Last August the clinic said the disorder is "most likely caused by a complex set of genetic and environmental factors" and says that the "gastric bypass surgery" he underwent a few years ago could have changed "how the body absorbs food, liquids, vitamins, nutrients and medications."

WASHINGTON--Rep. Mike Quigley (D-Ill.) offered Chicago-style context to a House hearing Monday on the IRS scandals, saying lawmakers don't yet have all the facts and in any case "it's hard to shock and awe someone who's from Chicago, Illinois about scandals." He noted, without naming them, that two men who have held his Fifth Congressional District seat--the late Rep. Dan Rostenkowski and former Gov. Rod Blagojevich--were both convicted of corruption charges.


Blagojevich is now serving his 14-year sentence at a federal prison in Colorado.

Quigley made his comments about the comparability of the gravity of scandals during a hearing of the Financial Services and General Government Subcommittee of the House Appropriations Committee about the IRS targeting conservative groups seeking tax-exempt status.

While Quigley and other Democrats did not exactly defend the IRS at the hearing, they did try to diminish some of the sting aimed at the Obama White House. Quigley, in his questioning of Acting IRS Commissioner Daniel Werfel made the point that it is still not clear who did what--and then launched into a Chicago comparison when it comes to scandals.

Quigley asked Werfel, "And inasmuch as the anger exists and the anger is justified, without knowing exactly what took place, it's hard to find people accountable in the correct way.

If you don't know exactly what happened and who ordered what and who did what, it's hard to immediately find people accountable...and so forth and prosecute and investigate is there, it's just going to take a little bit of time. Correct?"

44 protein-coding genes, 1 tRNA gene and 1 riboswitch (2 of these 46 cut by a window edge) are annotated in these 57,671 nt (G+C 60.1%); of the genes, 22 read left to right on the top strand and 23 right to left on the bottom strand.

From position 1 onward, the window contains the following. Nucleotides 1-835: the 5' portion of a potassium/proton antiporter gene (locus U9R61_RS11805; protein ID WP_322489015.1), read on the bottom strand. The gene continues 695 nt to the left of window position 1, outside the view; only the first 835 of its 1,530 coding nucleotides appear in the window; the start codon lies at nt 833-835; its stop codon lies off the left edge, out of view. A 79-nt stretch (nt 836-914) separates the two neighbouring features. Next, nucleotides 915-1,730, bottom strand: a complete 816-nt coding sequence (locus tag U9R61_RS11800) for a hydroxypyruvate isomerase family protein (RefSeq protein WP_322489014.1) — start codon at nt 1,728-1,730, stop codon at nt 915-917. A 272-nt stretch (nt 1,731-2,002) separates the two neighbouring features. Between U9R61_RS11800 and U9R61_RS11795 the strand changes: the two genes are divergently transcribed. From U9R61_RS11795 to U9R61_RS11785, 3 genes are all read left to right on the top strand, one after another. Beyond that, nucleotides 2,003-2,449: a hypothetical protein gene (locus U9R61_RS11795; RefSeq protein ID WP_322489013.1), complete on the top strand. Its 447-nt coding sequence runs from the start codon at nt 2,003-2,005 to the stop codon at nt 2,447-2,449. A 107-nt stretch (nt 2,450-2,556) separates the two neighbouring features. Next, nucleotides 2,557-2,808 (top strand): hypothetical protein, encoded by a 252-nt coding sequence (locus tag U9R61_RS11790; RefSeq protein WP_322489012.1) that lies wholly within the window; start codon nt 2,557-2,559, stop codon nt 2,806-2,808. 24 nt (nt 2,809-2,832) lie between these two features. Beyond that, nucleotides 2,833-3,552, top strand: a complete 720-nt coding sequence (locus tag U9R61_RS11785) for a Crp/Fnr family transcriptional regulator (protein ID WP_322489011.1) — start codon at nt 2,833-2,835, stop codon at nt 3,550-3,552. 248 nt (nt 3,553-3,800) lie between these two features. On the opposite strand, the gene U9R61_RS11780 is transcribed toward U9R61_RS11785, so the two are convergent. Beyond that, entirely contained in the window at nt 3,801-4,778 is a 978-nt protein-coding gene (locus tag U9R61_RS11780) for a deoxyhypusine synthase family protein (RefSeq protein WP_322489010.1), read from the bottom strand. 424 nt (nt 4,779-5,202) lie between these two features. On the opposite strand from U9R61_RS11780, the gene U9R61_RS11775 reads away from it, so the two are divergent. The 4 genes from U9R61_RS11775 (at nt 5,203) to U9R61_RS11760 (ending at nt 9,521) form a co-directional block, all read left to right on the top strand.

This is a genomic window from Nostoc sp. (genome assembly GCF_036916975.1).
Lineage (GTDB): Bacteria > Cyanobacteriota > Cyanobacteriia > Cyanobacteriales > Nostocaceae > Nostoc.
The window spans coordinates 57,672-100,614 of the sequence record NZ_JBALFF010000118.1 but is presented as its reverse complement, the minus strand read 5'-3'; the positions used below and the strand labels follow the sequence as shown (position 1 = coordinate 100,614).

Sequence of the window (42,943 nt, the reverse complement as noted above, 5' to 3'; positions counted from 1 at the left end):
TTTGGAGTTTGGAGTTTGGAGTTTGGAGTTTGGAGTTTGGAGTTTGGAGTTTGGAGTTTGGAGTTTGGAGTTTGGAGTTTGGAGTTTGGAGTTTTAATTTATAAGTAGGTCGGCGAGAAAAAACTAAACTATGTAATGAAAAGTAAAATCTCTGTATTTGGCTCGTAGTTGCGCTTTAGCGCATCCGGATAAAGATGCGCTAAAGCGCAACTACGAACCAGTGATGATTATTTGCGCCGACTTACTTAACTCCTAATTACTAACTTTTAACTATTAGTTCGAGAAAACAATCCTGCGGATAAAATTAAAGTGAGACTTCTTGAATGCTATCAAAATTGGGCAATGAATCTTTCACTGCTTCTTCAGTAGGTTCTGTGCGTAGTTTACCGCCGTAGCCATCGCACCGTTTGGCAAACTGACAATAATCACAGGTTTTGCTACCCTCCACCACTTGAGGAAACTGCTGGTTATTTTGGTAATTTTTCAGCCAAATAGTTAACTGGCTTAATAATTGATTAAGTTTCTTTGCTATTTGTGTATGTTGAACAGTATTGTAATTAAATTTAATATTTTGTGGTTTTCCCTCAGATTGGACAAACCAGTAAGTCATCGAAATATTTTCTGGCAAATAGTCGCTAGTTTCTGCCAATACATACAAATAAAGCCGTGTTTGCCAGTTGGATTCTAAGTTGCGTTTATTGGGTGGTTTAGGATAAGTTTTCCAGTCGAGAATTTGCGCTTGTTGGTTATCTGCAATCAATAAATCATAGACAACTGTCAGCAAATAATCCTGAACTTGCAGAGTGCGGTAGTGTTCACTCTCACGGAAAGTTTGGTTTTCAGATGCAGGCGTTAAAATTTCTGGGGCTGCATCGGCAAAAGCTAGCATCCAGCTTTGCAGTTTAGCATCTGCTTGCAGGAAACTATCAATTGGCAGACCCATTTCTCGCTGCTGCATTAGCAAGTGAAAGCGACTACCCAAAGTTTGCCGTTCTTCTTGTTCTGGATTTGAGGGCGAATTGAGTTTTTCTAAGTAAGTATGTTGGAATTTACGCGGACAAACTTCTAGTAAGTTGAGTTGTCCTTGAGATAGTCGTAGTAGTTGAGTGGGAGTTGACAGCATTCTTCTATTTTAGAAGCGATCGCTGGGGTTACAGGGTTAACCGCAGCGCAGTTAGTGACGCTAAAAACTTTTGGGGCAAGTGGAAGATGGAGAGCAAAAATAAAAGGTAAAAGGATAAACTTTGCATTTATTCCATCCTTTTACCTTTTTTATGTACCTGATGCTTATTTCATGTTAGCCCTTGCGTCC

Werfel replied, "That's exactly right. We have to get the facts in a fair and thorough way."

Responded Quigley, " Listen, the chairman began this hearing talking about scandals and people being embarrassed and how far this is. You know, it's hard to shock and awe someone who's from Chicago, Illinois about scandals. My last two previous governors either went to jail or are in jail. Two of my last four predecessors sitting in my seat are in jail or went to jail. So I get it.

"But this is getting there. And clearly, this makes -- I'm often asked what the real cost of corruption is. Clearly there is a loss of trust here. That loss of trust is probably the greatest thing because it makes it very difficult to lead when you don't have the public's trust.

"So gentlemen, that's your task."

WASHINGTON--Rep. Bobby Rush (D-Ill.) and Sen. Mark Kirk (R-Ill.) will meet Tuesday here in the wake of Rush's stinging criticism of Kirk's call for mass arrests of 18,000 Gangster Disciples, a Rush spokesman said Monday.

Kirk last week said he will seek $30 million from Congress to bankroll the project. Rush wants to discuss channeling more money to youth unemployment. Rush will also tell Kirk that "he is willing to show him around his district," spokesman Debra Johnson told the Sun-Times. Johnson said Rush sought the meeting with Kirk.

Later on Tuesday, in a separate meeting, Rush will discuss gun violence with Sen. Dick Durbin (D-Ill.). Rush also requested the Durbin meeting, Johnson said.

The Sun-Times analysis of the formidable hurdles Kirk must clear to implement his plan is HERE.

Excerpt from analysis: "Before going public with his plan, which would overwhelmingly affect African-American gang members, Kirk did not seek any buy-in from the three Illinois members of Congress who are black and whose districts would likely be most affected by the sweep.

The three Democrats -- Rep. Bobby Rush, Rep. Danny Davis and Rep. Robin Kelly -- are all critical of Kirk's idea.

On Friday, Davis told the Sun-Times that Kirk's plan is the "most ridiculous thing I have ever heard of in my life. I am totally amazed that something like this could come out of the senator's office." Davis said he "would have loved to have had some discussions" with Kirk to offer his input before the senator started talking about it in public.

Kelly told the Sun-Times on Friday, "While I agree with Sen. Kirk that we need to do more to crack down on gangs and other violent criminals, I don't think his plan is viable. Ending gun violence requires a more nuanced approach that includes creating access to jobs and job training, mental health counseling, mentoring and other social and community supports that offer young people alternatives to violence. It also requires passing commonsense gun control measures that keep guns out of the wrong hands."

Rush was the first to blast Kirk's plan, telling the Sun-Times on Wednesday that it was a "headline-grabbing, empty, simplistic" and "upper-middle-class, elitist white boy solution to a problem he knows nothing about."

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Lynn Sweet

Lynn Sweet is a columnist and the Washington Bureau Chief for the Chicago Sun-Times.